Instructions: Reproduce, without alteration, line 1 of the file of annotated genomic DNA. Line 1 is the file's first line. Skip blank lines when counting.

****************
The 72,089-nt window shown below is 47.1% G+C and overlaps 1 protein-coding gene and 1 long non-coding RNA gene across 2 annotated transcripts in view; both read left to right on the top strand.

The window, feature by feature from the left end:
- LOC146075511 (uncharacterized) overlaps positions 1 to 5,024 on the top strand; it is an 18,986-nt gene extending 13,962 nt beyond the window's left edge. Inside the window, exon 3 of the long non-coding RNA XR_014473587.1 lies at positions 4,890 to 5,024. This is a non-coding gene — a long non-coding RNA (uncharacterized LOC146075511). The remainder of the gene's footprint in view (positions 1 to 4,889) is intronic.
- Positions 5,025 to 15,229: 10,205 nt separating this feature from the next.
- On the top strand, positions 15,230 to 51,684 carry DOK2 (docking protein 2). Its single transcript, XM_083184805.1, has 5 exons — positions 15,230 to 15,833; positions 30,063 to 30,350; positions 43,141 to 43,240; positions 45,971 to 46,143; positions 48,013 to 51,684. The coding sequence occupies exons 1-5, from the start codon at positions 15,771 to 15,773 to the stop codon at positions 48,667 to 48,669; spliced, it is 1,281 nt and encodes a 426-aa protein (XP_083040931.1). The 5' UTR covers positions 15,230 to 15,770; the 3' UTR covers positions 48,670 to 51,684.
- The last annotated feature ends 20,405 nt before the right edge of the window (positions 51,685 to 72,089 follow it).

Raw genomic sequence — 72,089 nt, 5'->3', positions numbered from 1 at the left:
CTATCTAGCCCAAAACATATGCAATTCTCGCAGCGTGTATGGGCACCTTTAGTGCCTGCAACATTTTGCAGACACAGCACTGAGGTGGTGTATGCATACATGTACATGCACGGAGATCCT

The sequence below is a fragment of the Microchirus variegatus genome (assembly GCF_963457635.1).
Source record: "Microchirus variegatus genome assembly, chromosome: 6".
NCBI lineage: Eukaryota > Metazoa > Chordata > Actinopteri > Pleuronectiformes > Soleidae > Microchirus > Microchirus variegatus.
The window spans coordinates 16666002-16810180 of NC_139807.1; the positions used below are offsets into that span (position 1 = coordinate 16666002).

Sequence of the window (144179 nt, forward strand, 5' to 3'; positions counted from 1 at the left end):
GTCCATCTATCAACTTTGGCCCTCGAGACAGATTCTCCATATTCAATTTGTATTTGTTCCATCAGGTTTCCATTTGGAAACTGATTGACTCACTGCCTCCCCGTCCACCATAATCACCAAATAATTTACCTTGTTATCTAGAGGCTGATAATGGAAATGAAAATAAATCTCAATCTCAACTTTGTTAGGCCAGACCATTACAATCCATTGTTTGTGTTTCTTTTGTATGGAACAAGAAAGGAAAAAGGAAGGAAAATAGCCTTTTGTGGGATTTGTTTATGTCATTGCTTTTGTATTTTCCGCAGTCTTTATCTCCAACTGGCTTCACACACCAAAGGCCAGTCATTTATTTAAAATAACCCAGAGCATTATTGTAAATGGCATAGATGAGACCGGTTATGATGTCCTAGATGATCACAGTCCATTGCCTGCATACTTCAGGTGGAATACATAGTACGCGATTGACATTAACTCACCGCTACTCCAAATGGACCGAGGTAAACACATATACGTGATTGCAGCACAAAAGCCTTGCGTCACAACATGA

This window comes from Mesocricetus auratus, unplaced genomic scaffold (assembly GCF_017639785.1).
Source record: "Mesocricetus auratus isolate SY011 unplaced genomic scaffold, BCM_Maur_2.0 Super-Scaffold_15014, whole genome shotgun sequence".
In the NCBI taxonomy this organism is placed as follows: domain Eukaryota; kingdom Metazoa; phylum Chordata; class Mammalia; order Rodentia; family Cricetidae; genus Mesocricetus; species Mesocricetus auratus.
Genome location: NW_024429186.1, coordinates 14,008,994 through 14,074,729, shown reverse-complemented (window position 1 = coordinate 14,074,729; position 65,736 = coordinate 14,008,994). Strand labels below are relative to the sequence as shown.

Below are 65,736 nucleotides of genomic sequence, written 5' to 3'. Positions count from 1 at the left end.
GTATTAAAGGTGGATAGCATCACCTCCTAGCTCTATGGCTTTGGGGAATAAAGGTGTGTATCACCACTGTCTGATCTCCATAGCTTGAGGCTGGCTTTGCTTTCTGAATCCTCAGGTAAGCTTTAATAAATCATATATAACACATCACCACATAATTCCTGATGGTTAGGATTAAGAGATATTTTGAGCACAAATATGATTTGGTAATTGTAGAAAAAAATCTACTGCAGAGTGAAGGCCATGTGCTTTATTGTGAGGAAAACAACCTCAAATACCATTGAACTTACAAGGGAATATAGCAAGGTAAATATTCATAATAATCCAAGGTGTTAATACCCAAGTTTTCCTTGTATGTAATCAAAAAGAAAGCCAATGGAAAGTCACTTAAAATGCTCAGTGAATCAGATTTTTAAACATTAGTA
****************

The 72,089-nt window shown below is 47.1% G+C and overlaps 1 protein-coding gene and 1 long non-coding RNA gene across 2 annotated transcripts in view; both read left to right on the top strand.